The autumn leaves are falling like rain. Although my neighbors are all barbarians and you, you are a thousand miles away, there are always two cups at my table.

T’ang Dynasty poem

Ten thousand flowers in spring, the moon in autumn, a cool breeze in summer, snow in winter. If your mind isn't clouded by unnecessary things, this is the best season of your life.

~ Wu-men ~


Saturday, June 09, 2012

Something Special Going On ...

Mr. Patrick Parker is the proprietor of the Mokuren Dojo in Magnolia, Mississippi as well as the Mokuren Dojo Blog, one of the most widely read martial arts related blogs on the internet. Mr Parker studies, teaches and practices his budo in a quiet corner of the state and has built up something I think is quite noteworthy. He is also rumored to be the nephew of Mary Parker.


Mr. Parker was kind enough to write a guest post for Cook Ding's Kitchen. Please pay his blog a visit. Enjoy.

Rick-san was kind enough to flatter me by asking if I would do a guest post for his amazing blog.  He said he'd gotten the idea from reading my writings on my blog and my FB page that we have something special going on in southwest Mississippi that his readers might not know about and might be interested in.
That's right, Rick.  There is some special budo going on in our out-of-the-way home.
It started when I got a job and moved back to Pike County Mississippi. I had grown up in a somewhat larger city (~12000 people), but when I came back I ended up settling in a nearby town of about 2400 people living on about 3 square miles.  It is a nice little town full of Victorian architecture and well-loved azaleas and camelias, but it's not exactly the hub of the martial arts universe.

For some years I taught in a friend's dojo in a shopping center in my larger hometown, but after Hurricane Katrina wrecked everything, he retired from teaching and I moved the dojo out of the shopping center into a 20x40 building at my house.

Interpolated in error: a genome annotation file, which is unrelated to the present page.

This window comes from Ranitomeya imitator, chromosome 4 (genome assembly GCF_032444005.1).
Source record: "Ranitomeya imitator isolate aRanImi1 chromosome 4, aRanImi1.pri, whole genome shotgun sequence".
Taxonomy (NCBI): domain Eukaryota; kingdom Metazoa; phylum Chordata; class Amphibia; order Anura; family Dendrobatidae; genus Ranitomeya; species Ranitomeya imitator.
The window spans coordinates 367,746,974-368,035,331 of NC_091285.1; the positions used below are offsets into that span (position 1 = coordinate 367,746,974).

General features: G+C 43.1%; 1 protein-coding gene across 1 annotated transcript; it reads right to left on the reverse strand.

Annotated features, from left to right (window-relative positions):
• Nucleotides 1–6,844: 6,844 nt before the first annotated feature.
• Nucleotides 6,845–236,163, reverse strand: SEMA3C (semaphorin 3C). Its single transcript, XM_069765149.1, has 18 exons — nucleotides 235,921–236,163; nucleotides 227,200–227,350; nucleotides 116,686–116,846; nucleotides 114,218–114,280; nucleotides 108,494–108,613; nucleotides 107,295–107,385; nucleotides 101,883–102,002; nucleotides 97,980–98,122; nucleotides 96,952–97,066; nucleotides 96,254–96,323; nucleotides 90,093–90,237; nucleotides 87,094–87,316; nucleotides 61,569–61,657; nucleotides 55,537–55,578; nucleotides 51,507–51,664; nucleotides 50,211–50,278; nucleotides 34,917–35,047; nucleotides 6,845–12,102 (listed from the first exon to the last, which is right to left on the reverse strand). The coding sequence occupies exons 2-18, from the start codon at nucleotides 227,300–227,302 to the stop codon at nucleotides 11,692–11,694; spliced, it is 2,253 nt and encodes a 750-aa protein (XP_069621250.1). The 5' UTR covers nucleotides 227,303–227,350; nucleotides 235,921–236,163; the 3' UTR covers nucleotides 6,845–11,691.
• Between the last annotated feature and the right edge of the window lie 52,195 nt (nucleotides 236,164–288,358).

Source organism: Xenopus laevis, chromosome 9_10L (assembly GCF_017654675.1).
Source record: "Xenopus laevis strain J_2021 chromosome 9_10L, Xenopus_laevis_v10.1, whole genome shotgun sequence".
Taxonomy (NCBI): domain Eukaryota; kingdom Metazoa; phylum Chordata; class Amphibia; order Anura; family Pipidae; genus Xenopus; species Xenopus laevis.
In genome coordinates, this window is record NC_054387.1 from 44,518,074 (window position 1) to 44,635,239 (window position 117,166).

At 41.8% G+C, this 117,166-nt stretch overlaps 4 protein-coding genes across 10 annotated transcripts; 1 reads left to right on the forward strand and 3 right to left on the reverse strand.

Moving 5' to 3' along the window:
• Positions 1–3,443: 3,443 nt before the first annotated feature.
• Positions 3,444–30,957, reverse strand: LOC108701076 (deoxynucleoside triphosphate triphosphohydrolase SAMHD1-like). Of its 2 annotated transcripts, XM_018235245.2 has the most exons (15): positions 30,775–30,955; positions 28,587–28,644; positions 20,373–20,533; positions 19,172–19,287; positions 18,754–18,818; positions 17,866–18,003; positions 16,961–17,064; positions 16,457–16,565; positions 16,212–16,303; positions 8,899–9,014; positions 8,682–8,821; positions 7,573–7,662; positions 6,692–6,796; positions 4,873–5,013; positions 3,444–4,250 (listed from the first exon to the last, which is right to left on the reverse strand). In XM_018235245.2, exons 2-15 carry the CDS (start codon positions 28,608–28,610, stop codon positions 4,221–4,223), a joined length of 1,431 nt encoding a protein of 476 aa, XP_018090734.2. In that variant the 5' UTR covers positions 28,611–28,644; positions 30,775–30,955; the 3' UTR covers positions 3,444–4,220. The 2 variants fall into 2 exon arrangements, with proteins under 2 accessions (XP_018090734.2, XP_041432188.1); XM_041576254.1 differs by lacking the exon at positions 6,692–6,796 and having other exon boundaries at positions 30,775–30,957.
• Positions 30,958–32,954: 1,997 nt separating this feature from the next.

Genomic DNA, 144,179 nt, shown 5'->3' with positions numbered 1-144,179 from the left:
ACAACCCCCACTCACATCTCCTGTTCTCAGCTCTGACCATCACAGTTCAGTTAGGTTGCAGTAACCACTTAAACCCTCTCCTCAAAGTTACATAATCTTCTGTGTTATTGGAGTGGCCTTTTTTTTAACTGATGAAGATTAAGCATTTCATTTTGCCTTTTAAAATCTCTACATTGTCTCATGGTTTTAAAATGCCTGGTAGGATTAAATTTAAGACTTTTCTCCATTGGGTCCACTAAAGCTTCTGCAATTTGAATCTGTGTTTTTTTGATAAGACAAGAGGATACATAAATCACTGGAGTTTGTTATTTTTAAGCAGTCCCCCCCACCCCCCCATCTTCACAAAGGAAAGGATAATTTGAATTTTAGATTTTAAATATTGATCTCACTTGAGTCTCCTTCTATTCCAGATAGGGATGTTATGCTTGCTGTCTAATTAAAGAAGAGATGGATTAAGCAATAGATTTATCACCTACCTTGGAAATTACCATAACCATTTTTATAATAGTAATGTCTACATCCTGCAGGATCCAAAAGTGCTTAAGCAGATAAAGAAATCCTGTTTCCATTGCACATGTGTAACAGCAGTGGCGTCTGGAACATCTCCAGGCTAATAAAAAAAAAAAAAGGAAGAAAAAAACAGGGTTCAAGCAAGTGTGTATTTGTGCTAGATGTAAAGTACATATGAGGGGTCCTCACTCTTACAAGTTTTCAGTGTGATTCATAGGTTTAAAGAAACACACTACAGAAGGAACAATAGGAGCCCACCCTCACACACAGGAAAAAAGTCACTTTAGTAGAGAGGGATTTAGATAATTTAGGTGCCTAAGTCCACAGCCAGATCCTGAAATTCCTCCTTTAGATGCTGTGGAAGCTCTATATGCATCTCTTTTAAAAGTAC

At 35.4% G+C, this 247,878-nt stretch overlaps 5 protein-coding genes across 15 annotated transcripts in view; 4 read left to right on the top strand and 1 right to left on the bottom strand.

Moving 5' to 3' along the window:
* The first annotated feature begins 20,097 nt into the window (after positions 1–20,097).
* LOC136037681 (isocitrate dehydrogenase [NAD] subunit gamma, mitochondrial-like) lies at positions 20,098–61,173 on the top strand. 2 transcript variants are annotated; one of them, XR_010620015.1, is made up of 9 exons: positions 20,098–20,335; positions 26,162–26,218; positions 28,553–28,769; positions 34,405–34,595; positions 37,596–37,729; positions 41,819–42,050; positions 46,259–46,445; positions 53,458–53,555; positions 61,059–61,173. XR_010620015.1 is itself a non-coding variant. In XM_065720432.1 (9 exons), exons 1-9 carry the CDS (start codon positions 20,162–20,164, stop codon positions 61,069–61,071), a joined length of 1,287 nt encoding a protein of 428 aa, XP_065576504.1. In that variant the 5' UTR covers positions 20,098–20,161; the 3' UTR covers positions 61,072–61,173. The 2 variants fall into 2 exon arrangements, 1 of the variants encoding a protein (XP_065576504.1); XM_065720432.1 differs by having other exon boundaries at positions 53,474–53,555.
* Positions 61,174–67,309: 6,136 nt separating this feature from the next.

Suddenly I had no visibility for the dojo so I set about on a deliberate, relentless internet campaign to get our name out there.  I declared outright war on obscurity. 

I stated my blog and began interacting with other bloggers, did a lot of studying about how to do a better blog and get more eyeballs on the blog - and that was an unprecedented success.  I made a ton of friends all around the world, and suddenly had a much better sounding board to bounce ideas off of than I could have ever developed locally.
It has been really interesting to see how a budo practice morphs and evolves to fit its practitioners and their environment and lives.

Because the dojo is at my home (no overhead expenses) and because I have a day job, I have been able to deliberately keep rates very low - I undercut all my competition grievously, simply because I can afford to and I would rather have practice partners and friends in the dojo than have contracts and business relationships and payment structures, and that sort of thing.
People around here tend to be family-minded and conservative - lots of what would be considered large families in other parts of the country (2-3-4 kids).  So we deliberately structured our classes as family-friendly things - even lower rates for entire families, occasional activities to get the kids together outside of class.  Frequently we pass out popsicles to the kids after class in the summer.  Some of my students that travel long distances to play with me have marvelled that only at Mokuren Dojo can you get great instruction in a comfortable, family environment, for nearly free - AND the dojo Mom will feed you after class!  The dojo has really become a community of families that come together for more than just judo practice.

Like many people, I was initially resistant to the idea of teaching kids, but I have 4 kids of my own (so far ;-) and I knew nobody around here could do a better (and cheaper) job of teaching them, so I started the kids classes as they got old enough to participate.  I knew they had to have partners to work out with, so I gradually through word-of-mouth expanded my childrens programs until now the kids classes are about 1/4 of my class offerings and it is one of the things I seem to be fairly well known for.  Somehow I have become the guru from Nowhereville on how to teach kids judo.